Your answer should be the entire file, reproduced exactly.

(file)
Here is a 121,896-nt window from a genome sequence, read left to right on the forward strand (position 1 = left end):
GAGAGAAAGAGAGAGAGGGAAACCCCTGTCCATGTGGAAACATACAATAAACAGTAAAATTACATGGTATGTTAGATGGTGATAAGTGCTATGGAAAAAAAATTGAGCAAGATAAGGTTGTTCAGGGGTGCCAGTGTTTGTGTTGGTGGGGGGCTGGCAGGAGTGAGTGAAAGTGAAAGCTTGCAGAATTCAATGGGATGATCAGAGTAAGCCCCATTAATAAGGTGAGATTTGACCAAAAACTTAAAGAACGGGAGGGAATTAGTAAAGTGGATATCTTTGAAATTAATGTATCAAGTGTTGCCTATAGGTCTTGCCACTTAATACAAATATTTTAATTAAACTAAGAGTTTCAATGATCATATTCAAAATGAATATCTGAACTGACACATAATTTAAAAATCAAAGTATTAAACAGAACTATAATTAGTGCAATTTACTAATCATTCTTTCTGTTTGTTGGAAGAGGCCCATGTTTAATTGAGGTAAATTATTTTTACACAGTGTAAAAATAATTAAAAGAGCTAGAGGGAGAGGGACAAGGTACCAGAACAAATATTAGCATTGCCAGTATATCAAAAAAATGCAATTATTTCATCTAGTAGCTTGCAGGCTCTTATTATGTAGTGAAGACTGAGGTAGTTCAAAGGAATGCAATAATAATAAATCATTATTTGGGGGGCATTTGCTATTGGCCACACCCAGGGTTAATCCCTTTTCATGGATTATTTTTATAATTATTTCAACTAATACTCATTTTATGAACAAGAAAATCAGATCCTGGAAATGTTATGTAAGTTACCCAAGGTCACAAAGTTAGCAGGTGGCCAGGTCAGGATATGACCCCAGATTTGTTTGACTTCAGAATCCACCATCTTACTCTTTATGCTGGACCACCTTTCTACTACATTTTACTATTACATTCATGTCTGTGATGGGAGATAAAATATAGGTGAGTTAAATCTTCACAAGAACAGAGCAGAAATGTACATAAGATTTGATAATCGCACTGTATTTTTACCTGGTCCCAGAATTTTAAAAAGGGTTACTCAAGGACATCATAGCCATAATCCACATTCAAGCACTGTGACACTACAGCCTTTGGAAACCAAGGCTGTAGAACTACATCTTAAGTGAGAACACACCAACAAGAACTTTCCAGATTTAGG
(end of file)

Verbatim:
Here is a 121,896-nt window from a genome sequence, read left to right on the forward strand (position 1 = left end):
GAGAGAAAGAGAGAGAGGGAAACCCCTGTCCATGTGGAAACATACAATAAACAGTAAAATTACATGGTATGTTAGATGGTGATAAGTGCTATGGAAAAAAAATTGAGCAAGATAAGGTTGTTCAGGGGTGCCAGTGTTTGTGTTGGTGGGGGGCTGGCAGGAGTGAGTGAAAGTGAAAGCTTGCAGAATTCAATGGGATGATCAGAGTAAGCCCCATTAATAAGGTGAGATTTGACCAAAAACTTAAAGAACGGGAGGGAATTAGTAAAGTGGATATCTTTGAAATTAATGTATCAAGTGTTGCCTATAGGTCTTGCCACTTAATACAAATATTTTAATTAAACTAAGAGTTTCAATGATCATATTCAAAATGAATATCTGAACTGACACATAATTTAAAAATCAAAGTATTAAACAGAACTATAATTAGTGCAATTTACTAATCATTCTTTCTGTTTGTTGGAAGAGGCCCATGTTTAATTGAGGTAAATTATTTTTACACAGTGTAAAAATAATTAAAAGAGCTAGAGGGAGAGGGACAAGGTACCAGAACAAATATTAGCATTGCCAGTATATCAAAAAAATGCAATTATTTCATCTAGTAGCTTGCAGGCTCTTATTATGTAGTGAAGACTGAGGTAGTTCAAAGGAATGCAATAATAATAAATCATTATTTGGGGGGCATTTGCTATTGGCCACACCCAGGGTTAATCCCTTTTCATGGATTATTTTTATAATTATTTCAACTAATACTCATTTTATGAACAAGAAAATCAGATCCTGGAAATGTTATGTAAGTTACCCAAGGTCACAAAGTTAGCAGGTGGCCAGGTCAGGATATGACCCCAGATTTGTTTGACTTCAGAATCCACCATCTTACTCTTTATGCTGGACCACCTTTCTACTACATTTTACTATTACATTCATGTCTGTGATGGGAGATAAAATATAGGTGAGTTAAATCTTCACAAGAACAGAGCAGAAATGTACATAAGATTTGATAATCGCACTGTATTTTTACCTGGTCCCAGAATTTTAAAAAGGGTTACTCAAGGACATCATAGCCATAATCCACATTCAAGCACTGTGACACTACAGCCTTTGGAAACCAAGGCTGTAGAACTACATCTTAAGTGAGAACACACCAACAAGAACTTTCCAGATTTAGG